New TxDOT Guardrails Improve Motorcyclist Safety

The Texas Department of Transportation recently wrapped up a five-year project with the Texas A&M Transportation Institute to upgrade the design of roadside guardrails in order to improve safety for motorcyclists.

[Above photo by TxDOT]

The agency noted that the number of motorcyclist deaths in Texas has increased every year since 2020, so it has been looking into some of the factors causing severe injuries during motorcycle crashes. One contributing factor is guardrails, TxDOT found, as those barriers – while designed to help improve overall roadway safety – can act as a blunt force object for motorcyclists if riders hit a guardrail in a crash or spin-out.

The agency said TxDOT researchers noticed a consistent correlation between the number of barrier-related motorcycle fatality increases and the total number of motorcycle riders increasing over time. In addition, statistics show more fatal motorcycle-guardrail collisions than car-guardrail collisions.

From that starting point, TxDOT and Texas A&M began working on a guardrail design that is both safer for motorcyclists in the event of a crash and one that can be retrofitted onto existing guardrails.

TxDOT noted that this new standard is currently in development and anticipated to be released later in 2024.

That new design will also be recommended in areas with higher-than-normal motorcycle traffic, areas with a history of roadside departure motorcycle crashes and roads that systemically would be more prone to have motorcycle crashes, like roads with tight curves.

Nathan Schulz, a Texas A&M research scientist, said the two main components of the retrofit design are a protective cap rail over the top that eliminates sharp edges, and a rub rail along the bottom of the guardrail to keep motorcyclists from hitting a post or sliding past the rail into another hazard.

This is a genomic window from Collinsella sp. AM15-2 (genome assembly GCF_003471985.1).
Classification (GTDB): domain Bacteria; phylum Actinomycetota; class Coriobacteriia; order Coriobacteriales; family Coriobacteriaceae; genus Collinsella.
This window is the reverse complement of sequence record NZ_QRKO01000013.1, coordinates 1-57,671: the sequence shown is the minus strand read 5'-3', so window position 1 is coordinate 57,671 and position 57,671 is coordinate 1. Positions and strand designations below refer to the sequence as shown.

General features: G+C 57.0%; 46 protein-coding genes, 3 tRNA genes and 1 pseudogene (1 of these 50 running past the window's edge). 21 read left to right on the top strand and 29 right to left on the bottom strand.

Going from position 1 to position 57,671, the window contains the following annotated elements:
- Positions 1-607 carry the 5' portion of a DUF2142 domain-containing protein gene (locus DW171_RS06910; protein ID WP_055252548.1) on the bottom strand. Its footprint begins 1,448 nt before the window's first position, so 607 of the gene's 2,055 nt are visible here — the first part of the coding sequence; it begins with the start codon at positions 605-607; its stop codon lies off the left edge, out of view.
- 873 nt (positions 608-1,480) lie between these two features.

With the new guardrail design, motorcyclists will be more likely to slide along the top of the rail or along the side of the road, which can help eliminate blunt force trauma impacts, lacerations and spinal injuries.

“This is a safe way to capture and contain motorcycle riders and reduce the potential of serious injury for them,” Schulz explained in a statement. “At the same time, it’s not negating safety for passenger vehicles.”

Schulz added that sensitivity of the head and neck was an imperative consideration in the design of the rub rail. Because these parts of the body are so fragile, the design concepts and configuration options were more limited than originally expected when going into the research.

“We know motorcycle riders are a smaller part of the driving population, but we’re seeing that they’re one of the higher ones as far as fatalities when impacting safety barriers,” Schulz said.

According to Ken Mora, TxDOT roadway standards and research lead, the research at Texas A&M considered many variables, including the factors that may cause motorcyclists to leave the roadway more easily.

“We’re going to be providing some of this guidance in our roadway design manual and will be releasing a motorcycle rub rail standard,” he noted. “The guidance will include locations where the rub rail should be considered for use and other countermeasures that will hopefully reduce the number of motorcyclists who might leave the roadway and hit a metal beam guard fence.”

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